LA PAZ, Mexico – COVID-19 infections are on the rise across Mexico, particularly in two states with major Caribbean and Pacific Ocean tourism destinations that have been busy during the holiday season.
According to federal government data, Quintana Roo, where tourists flock to Cancun, Tulum, and other locations along the Mayan Riviera, and Baja California Sur, which draws beachgoers to Los Cabos’ two Pacific resorts, are seeing some of their highest infection rates since the beginning of the year Pandemic.
During the holidays, the boardwalk and beaches of La Paz, the capital of Baja California Sur on the Sea of Cortez, were packed with tourists. They were closed at the beginning of the pandemic.
Further south in Los Cabos, the hotels were occupied to 75 percent during the Christmas week, according to the Federal Ministry of Tourism.
“In December and January tourism picked up speed,” said Isrrael Coto, manager of a hotel-restaurant in La Ventana, about 20 miles south of La Paz. “People are fed up with captivity.”
The infections also skyrocketed. Baja California Sur recorded 700 new infections on December 29, compared to a previous high of less than 600 in July.
On the opposite coast, Quintana Roo rose from 27 cases on December 20 to 484 eight days later, but stayed below its one-day high of 574 in August.
“This new variant (Omicron) is very contagious, but fortunately does not require hospitalization, nor do we have increasing deaths,” said President Andrés Manuel López Obrador on Tuesday.
Mexico experienced its worst moments of the pandemic a year earlier, when hospitals were overwhelmed and test-confirmed Covid-19 deaths exceeded 1,400 daily. The actual numbers were certainly even higher due to the limited testing.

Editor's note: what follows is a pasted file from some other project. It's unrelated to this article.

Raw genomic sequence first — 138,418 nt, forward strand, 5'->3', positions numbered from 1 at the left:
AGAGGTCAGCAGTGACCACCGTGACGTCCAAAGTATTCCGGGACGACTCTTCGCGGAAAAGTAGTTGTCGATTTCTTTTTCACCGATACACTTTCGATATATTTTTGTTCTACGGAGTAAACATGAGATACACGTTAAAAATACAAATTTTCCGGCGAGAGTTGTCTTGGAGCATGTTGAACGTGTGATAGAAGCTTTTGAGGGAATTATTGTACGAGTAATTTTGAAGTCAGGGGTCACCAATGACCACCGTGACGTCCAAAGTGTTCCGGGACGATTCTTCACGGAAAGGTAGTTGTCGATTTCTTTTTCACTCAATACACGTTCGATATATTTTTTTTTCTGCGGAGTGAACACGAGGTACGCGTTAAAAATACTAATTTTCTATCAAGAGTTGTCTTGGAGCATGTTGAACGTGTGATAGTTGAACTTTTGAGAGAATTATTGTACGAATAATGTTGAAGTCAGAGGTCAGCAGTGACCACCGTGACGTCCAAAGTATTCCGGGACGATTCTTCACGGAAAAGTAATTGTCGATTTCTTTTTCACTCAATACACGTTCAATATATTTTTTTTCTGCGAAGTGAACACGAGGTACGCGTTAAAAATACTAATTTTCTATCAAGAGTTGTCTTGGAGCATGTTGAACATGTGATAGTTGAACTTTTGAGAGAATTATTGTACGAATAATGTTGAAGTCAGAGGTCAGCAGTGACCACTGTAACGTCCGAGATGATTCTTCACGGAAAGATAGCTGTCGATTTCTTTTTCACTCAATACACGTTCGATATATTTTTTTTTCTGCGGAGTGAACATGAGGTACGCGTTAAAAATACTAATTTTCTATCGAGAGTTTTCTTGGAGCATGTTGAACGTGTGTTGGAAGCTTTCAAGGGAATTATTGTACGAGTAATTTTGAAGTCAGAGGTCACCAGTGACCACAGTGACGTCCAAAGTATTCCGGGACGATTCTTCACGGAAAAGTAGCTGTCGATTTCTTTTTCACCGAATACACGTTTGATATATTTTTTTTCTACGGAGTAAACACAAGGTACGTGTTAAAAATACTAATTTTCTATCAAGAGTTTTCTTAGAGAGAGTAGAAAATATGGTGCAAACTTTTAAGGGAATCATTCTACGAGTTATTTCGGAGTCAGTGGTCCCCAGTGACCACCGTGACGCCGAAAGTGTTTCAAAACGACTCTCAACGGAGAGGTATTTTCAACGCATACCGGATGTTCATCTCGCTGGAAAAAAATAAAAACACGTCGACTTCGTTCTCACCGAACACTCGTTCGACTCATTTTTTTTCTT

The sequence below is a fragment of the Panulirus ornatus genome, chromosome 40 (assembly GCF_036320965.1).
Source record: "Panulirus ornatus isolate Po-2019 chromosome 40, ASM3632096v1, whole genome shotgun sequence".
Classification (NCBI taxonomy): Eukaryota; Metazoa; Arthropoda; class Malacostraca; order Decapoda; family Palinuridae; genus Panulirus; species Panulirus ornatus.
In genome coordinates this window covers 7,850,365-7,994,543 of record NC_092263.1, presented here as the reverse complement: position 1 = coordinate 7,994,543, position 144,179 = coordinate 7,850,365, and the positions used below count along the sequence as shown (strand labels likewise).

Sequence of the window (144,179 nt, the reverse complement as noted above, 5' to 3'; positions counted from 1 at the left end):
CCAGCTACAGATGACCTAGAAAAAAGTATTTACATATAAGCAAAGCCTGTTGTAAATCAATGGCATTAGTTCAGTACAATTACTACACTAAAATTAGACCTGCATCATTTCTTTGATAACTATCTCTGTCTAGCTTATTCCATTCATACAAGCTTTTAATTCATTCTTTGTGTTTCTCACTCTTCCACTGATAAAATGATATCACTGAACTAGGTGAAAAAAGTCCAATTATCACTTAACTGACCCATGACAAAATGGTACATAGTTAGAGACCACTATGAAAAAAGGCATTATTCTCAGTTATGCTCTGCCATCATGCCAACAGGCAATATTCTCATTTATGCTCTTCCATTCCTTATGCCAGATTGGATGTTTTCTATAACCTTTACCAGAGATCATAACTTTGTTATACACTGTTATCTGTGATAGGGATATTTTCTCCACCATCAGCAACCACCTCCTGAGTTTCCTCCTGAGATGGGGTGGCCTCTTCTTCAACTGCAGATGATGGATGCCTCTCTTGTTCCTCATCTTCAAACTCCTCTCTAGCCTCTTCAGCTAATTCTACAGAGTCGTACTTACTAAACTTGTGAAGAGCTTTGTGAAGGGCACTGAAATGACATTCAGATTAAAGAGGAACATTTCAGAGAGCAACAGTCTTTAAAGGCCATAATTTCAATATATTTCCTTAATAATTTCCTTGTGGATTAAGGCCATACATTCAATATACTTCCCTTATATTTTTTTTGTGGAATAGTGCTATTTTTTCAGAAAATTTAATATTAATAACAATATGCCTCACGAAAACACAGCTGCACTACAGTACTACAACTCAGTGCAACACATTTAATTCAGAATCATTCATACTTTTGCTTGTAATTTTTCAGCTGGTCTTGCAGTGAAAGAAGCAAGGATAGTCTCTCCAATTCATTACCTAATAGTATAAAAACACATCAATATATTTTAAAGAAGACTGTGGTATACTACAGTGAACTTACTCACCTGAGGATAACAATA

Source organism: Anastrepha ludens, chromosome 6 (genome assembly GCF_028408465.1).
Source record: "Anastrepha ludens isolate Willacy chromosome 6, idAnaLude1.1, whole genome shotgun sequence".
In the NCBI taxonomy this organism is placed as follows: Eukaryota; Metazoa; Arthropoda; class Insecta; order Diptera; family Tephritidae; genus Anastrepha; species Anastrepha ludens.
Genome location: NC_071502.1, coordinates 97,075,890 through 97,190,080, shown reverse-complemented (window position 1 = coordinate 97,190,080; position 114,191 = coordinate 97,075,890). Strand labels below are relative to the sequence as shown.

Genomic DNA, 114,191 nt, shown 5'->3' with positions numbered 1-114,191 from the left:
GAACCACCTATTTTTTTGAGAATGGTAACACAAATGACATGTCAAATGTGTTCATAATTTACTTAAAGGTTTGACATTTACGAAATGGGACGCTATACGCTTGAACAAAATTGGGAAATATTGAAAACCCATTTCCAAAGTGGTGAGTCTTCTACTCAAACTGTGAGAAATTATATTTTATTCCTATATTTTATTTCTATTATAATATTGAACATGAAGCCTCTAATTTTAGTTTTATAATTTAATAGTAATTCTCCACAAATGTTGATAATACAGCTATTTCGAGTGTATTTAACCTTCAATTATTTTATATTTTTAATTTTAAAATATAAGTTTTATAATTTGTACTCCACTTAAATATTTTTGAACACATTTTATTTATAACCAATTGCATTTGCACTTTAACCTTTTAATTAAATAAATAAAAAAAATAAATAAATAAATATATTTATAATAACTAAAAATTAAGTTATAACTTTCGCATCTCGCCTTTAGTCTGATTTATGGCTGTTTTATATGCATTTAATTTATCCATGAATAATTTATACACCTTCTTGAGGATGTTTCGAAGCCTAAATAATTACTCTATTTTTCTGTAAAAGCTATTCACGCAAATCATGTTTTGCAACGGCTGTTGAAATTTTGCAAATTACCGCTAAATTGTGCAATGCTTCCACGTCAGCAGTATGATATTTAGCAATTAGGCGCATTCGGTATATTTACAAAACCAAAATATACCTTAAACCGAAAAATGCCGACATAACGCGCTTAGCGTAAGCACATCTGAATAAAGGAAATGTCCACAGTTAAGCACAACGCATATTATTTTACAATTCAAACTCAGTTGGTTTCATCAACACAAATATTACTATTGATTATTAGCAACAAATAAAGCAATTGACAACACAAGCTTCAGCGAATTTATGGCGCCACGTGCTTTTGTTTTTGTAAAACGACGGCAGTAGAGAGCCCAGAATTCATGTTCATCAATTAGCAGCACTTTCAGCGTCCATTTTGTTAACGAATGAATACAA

“There’s a little nervousness,” he said. “The vaccine helped a little in reassurance, but still.”
Daniela Yepiz, a stylist in La Paz, said concerns seem to have increased after infections rose in the days after Christmas, citing many cancellations. “People stopped coming,” she said.
Health Minister Jorge Alcocer said recent studies seem to suggest that the proliferation of vaccines, while new varieties exist, could mitigate the virus’ most serious effects. He stressed that this was still just a hypothesis.
Mexico has vaccinated 88 percent of adults and has started giving a third dose to the elderly and health workers. Teachers will start receiving the booster in the coming days.
“We are no longer as concerned as we used to be because most of the people are vaccinated,” said Arturo González Ledesma, a doctor at Ajusco Medio Hospital in Mexico City, which has specialized in COVID-19 patients since the pandemic began. “Only in the unvaccinated do you see the face of terror.”
González encouraged people to be careful. “We shouldn’t say we’ll get out yet.”
The surge in infections caused a dozen of Mexico’s 32 states to delay returning to classes after the holidays. While many students in the country returned to school on Monday, these other states, including Quintana Roo and Baja California Sur, delayed the start to January 17.
Meanwhile, local governments are stepping up their testing efforts again. Long lines were visible in front of the Covid-19 test centers in La Paz this week. Mexico City announced Tuesday that it is expanding testing times at health centers and reopening test kiosks across the city to double capacity to approximately 23,400 tests daily.
Large population centers such as the state of Mexico, which includes many suburbs of the capital, as well as Guadalajara and Monterrey, are also seeing rising infections. Mexico is approaching 300,000 test-confirmed Covid-19 deaths, although the real number of Covid-19 deaths is closer to 450,000, according to government figures.